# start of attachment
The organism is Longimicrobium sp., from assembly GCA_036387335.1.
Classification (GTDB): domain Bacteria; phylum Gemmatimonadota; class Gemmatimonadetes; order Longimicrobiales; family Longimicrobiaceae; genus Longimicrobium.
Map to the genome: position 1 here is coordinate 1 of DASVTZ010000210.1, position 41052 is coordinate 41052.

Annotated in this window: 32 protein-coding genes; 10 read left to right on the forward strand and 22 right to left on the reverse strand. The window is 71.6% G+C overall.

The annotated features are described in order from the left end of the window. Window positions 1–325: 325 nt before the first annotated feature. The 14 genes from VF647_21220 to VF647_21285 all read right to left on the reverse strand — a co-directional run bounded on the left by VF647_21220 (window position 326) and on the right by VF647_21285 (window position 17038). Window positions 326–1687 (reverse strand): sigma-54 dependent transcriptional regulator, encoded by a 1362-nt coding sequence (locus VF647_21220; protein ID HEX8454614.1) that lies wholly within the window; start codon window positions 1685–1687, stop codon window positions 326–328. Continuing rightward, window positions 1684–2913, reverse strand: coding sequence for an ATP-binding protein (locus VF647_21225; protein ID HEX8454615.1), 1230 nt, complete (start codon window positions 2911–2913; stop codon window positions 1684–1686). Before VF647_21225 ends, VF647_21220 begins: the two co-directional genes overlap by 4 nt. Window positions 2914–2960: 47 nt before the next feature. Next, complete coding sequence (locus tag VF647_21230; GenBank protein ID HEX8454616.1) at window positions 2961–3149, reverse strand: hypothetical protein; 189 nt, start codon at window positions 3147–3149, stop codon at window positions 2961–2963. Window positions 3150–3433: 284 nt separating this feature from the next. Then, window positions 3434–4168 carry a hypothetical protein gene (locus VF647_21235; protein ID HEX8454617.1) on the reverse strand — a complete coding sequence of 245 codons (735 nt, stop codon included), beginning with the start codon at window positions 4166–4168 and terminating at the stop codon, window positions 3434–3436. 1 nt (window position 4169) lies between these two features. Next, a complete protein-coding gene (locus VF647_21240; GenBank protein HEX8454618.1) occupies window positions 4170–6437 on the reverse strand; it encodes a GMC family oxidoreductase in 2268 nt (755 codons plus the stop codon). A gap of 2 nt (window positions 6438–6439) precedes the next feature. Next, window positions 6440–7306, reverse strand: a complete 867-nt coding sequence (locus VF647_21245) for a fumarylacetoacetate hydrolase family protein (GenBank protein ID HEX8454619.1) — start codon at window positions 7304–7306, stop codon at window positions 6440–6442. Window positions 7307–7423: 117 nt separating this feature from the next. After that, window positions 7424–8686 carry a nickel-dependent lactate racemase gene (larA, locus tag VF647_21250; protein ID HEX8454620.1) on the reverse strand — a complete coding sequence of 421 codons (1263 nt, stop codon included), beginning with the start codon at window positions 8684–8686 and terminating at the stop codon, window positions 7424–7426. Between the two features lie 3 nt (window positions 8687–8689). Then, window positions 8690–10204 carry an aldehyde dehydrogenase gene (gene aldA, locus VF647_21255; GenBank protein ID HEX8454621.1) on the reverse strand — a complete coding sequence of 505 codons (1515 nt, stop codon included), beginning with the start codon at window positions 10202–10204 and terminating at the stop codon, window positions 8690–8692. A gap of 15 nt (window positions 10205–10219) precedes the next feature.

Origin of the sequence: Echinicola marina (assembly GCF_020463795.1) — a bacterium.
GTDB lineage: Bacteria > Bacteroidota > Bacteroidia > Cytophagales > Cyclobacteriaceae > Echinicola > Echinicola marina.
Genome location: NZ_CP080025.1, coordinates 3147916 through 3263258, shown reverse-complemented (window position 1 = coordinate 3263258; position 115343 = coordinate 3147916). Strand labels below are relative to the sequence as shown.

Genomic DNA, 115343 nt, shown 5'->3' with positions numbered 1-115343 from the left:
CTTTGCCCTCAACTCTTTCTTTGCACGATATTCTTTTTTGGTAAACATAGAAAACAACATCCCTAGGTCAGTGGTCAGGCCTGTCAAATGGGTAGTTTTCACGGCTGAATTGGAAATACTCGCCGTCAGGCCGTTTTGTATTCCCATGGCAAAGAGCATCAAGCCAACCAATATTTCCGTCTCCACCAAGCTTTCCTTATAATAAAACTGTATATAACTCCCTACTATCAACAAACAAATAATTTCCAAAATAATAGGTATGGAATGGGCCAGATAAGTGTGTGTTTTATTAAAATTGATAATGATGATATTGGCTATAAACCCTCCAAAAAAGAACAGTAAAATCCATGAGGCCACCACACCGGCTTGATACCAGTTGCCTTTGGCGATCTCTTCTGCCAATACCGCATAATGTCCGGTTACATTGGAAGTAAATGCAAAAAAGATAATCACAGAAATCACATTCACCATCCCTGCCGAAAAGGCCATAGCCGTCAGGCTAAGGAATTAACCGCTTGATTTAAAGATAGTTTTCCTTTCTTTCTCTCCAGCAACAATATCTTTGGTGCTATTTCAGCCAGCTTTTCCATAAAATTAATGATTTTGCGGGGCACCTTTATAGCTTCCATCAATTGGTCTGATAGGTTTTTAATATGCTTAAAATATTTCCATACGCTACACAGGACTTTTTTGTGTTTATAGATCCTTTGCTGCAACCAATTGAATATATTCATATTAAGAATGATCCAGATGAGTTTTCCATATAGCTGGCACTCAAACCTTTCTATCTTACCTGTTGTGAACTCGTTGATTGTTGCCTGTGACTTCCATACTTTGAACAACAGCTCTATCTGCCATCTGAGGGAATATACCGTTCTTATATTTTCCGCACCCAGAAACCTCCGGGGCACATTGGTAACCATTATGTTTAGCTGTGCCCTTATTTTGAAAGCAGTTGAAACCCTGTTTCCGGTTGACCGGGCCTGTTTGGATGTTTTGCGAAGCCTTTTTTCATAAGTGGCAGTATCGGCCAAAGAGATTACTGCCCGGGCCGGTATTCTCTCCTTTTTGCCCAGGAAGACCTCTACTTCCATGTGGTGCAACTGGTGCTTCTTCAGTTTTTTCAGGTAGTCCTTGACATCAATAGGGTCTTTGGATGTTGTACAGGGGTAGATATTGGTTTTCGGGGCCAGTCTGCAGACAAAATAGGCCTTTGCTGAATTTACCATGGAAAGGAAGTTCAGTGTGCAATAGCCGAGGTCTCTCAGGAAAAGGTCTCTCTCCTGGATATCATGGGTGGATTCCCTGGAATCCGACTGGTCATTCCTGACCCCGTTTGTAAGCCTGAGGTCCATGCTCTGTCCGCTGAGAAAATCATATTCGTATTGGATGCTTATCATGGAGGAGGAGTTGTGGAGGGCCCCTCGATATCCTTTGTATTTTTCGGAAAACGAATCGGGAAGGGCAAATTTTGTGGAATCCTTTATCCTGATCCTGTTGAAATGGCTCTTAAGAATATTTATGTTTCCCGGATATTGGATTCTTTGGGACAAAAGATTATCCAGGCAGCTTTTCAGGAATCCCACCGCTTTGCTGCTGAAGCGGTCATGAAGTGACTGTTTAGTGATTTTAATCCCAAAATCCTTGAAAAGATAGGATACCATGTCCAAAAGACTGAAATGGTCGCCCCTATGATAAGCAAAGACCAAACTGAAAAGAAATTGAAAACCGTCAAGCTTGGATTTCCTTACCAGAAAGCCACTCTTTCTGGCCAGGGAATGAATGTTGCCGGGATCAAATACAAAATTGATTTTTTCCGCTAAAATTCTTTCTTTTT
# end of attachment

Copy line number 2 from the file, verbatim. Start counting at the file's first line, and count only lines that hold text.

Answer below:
Classification (GTDB): domain Bacteria; phylum Gemmatimonadota; class Gemmatimonadetes; order Longimicrobiales; family Longimicrobiaceae; genus Longimicrobium.